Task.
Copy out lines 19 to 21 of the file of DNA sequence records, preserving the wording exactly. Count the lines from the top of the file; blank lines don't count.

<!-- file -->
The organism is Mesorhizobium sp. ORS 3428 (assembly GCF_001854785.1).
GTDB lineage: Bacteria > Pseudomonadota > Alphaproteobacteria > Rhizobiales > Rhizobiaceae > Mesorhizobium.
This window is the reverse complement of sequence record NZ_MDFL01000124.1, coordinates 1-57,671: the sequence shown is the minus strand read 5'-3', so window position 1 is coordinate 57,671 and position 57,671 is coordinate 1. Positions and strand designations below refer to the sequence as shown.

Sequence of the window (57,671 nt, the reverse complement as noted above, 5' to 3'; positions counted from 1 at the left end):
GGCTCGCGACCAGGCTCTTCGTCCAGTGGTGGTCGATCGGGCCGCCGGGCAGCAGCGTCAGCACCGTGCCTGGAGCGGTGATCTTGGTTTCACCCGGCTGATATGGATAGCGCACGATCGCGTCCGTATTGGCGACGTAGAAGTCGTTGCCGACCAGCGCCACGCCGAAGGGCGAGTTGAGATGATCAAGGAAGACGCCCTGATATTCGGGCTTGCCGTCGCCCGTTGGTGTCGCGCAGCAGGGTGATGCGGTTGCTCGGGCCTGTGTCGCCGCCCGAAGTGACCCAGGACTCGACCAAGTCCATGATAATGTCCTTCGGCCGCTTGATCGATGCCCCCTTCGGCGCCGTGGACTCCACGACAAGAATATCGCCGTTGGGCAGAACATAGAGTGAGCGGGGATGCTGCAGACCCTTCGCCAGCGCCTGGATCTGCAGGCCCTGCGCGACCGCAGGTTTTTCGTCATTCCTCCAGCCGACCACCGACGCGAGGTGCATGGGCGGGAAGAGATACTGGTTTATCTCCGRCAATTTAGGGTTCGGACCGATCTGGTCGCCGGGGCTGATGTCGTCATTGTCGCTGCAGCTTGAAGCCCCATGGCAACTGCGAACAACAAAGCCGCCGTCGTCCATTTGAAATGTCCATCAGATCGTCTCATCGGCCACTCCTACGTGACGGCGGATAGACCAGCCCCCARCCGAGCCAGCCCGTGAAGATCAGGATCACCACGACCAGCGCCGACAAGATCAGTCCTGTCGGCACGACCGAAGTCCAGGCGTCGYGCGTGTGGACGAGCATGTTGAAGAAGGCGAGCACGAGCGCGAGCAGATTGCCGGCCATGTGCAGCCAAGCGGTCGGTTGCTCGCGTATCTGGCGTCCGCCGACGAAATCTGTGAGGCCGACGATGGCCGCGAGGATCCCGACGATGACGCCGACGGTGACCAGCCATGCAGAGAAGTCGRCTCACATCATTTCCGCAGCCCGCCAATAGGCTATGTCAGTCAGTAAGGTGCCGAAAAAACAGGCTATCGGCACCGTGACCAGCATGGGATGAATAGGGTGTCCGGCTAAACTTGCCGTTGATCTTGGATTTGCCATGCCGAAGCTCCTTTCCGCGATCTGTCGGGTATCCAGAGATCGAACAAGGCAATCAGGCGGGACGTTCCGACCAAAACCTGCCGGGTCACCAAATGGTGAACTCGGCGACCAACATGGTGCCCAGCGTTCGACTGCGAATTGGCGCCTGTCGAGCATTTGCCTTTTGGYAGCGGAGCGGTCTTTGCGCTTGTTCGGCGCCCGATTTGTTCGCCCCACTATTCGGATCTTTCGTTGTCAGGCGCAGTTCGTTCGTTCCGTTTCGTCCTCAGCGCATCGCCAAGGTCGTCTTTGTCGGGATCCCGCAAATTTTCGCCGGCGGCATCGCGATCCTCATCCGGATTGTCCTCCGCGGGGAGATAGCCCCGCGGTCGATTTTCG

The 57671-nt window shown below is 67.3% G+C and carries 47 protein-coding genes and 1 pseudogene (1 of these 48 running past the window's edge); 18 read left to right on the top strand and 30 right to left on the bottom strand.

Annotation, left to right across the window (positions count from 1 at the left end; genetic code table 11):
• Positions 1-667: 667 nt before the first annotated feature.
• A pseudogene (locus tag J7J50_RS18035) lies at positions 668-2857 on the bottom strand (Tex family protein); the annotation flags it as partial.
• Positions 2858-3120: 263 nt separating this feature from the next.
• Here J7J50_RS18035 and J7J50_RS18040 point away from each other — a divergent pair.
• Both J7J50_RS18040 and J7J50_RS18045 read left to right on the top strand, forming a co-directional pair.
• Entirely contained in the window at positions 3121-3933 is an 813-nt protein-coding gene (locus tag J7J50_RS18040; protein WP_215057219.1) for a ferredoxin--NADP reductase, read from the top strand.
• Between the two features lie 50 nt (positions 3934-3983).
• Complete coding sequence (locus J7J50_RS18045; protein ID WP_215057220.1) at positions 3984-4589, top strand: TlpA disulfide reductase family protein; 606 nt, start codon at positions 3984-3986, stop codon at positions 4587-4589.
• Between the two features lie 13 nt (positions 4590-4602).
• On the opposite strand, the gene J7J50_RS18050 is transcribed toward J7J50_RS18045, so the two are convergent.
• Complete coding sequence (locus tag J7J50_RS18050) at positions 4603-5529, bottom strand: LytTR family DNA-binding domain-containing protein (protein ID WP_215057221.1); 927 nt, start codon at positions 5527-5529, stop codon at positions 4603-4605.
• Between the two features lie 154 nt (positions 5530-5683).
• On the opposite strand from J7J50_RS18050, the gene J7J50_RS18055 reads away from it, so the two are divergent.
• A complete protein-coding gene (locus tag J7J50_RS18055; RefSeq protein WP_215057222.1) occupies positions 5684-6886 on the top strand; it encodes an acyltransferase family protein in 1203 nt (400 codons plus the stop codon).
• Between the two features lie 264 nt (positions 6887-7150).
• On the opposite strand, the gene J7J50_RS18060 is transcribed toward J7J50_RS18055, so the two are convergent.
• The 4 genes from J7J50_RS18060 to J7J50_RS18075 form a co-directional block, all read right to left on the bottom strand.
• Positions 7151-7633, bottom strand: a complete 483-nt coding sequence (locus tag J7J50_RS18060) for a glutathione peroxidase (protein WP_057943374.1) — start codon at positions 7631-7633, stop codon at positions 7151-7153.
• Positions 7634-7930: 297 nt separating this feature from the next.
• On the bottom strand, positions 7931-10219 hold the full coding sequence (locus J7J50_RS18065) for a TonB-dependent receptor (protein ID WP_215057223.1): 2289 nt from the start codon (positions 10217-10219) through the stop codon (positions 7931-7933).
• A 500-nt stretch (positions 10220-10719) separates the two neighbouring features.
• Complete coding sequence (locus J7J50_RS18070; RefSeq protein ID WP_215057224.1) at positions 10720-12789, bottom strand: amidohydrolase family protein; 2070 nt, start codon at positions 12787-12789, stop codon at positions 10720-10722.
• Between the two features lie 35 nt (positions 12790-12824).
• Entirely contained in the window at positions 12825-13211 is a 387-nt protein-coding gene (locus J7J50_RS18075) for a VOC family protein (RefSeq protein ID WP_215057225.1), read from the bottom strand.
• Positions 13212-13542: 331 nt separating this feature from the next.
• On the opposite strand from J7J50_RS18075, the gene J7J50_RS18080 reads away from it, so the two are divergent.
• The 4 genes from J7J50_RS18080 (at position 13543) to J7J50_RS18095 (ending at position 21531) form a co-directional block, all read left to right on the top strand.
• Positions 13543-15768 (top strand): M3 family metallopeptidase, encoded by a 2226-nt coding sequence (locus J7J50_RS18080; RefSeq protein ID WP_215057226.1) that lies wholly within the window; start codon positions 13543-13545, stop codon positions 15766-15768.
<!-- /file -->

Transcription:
• Between the two features lie 154 nt (positions 5530-5683).
• On the opposite strand from J7J50_RS18050, the gene J7J50_RS18055 reads away from it, so the two are divergent.
• A complete protein-coding gene (locus tag J7J50_RS18055; RefSeq protein WP_215057222.1) occupies positions 5684-6886 on the top strand; it encodes an acyltransferase family protein in 1203 nt (400 codons plus the stop codon).